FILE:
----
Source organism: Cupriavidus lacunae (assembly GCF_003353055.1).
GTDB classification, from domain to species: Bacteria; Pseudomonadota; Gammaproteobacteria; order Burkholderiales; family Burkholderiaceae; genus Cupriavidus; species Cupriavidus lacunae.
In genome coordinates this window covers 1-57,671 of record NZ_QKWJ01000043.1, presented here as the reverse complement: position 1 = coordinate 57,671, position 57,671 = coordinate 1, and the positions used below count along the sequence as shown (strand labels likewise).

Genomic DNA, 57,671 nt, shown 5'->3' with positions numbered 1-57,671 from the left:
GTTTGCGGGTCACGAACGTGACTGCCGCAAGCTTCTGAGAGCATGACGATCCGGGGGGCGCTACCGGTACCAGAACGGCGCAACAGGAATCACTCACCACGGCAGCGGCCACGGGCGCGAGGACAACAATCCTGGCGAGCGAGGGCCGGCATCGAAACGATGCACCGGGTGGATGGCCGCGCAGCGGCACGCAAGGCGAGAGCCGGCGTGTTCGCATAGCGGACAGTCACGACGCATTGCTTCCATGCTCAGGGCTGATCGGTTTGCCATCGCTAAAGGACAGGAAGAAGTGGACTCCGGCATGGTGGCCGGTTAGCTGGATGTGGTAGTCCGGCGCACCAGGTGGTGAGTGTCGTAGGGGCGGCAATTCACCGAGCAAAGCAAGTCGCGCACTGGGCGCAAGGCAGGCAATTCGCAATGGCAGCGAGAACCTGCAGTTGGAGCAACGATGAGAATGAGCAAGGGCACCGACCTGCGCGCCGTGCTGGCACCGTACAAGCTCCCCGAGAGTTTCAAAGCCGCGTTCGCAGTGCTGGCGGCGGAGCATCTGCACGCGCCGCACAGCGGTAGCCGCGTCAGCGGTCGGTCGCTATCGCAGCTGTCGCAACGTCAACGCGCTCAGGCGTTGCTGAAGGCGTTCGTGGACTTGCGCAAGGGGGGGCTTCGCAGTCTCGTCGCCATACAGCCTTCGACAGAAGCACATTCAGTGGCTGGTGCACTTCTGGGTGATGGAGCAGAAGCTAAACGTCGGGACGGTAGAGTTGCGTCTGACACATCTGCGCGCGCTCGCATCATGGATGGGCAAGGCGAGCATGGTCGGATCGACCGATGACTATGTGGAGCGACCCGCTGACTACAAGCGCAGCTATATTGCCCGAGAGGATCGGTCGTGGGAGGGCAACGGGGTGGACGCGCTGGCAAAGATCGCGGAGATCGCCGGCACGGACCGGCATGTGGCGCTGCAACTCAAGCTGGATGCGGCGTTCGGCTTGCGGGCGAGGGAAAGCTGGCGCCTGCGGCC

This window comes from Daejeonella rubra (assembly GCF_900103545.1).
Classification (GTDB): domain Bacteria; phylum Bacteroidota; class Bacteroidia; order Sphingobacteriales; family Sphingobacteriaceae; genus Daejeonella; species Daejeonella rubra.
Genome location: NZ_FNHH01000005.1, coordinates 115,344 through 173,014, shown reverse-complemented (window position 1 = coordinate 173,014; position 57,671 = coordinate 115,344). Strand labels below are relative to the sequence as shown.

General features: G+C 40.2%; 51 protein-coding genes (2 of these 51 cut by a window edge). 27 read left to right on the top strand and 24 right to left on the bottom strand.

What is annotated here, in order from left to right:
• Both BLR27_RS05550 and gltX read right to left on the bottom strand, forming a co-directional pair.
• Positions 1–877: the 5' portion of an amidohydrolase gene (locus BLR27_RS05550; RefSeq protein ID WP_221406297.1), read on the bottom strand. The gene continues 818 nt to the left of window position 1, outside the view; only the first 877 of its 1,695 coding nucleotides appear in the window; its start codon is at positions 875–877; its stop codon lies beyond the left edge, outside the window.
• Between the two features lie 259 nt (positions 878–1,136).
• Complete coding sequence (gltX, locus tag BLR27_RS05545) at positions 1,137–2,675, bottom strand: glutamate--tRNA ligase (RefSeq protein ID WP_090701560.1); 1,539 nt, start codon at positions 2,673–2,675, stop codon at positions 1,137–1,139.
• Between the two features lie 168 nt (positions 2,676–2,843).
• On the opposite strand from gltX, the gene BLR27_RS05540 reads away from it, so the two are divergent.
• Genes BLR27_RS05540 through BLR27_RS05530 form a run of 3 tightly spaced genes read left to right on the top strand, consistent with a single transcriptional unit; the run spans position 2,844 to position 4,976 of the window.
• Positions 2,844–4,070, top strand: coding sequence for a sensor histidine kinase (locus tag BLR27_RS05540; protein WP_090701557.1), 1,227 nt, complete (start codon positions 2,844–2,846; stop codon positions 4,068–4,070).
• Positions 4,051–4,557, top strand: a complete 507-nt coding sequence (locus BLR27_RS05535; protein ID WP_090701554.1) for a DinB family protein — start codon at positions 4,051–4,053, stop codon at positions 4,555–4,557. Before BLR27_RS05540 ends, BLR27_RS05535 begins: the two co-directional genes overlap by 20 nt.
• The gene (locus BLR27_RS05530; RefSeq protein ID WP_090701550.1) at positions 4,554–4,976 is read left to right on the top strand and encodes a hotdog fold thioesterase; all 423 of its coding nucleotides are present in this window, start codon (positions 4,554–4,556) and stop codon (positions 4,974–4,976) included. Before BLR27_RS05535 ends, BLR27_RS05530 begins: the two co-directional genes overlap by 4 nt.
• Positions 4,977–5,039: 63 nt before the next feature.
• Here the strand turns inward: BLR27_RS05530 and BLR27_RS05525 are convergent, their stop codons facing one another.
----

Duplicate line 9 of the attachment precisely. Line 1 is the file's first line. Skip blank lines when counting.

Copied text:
General features: G+C 40.2%; 51 protein-coding genes (2 of these 51 cut by a window edge). 27 read left to right on the top strand and 24 right to left on the bottom strand.